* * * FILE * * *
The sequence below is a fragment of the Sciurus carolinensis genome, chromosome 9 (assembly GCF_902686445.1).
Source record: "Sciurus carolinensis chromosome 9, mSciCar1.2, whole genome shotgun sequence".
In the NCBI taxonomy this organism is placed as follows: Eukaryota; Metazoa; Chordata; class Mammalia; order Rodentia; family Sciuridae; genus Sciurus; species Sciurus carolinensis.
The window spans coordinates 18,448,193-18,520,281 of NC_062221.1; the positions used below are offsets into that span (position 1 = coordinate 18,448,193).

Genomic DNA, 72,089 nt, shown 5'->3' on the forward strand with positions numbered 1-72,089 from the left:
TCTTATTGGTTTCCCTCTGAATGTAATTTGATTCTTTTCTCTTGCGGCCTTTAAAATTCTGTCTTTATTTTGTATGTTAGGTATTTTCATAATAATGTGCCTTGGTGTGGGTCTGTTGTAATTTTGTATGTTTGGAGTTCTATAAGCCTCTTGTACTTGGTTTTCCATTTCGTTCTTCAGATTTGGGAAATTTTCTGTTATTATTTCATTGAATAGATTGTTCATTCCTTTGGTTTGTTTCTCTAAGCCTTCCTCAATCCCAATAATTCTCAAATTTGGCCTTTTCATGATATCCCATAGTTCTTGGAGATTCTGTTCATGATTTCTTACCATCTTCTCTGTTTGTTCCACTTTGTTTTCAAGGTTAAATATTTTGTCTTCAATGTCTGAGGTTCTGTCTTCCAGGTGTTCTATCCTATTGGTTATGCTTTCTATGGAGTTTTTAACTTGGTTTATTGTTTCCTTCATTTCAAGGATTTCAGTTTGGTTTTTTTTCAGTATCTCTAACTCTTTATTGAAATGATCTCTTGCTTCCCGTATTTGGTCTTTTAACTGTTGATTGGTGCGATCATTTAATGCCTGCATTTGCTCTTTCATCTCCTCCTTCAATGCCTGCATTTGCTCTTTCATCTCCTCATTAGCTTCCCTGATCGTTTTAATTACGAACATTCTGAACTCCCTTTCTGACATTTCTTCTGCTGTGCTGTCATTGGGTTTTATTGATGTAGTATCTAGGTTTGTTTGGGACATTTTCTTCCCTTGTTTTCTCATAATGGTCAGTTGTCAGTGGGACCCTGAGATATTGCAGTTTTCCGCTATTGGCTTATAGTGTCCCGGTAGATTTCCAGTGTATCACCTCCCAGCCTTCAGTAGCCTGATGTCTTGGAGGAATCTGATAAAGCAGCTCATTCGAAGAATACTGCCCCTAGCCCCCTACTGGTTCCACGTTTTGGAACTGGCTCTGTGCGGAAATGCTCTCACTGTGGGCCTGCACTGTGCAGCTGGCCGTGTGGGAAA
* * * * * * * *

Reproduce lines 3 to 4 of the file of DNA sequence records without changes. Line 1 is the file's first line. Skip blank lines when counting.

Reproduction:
In the NCBI taxonomy this organism is placed as follows: Eukaryota; Metazoa; Chordata; class Mammalia; order Rodentia; family Sciuridae; genus Sciurus; species Sciurus carolinensis.
The window spans coordinates 18,448,193-18,520,281 of NC_062221.1; the positions used below are offsets into that span (position 1 = coordinate 18,448,193).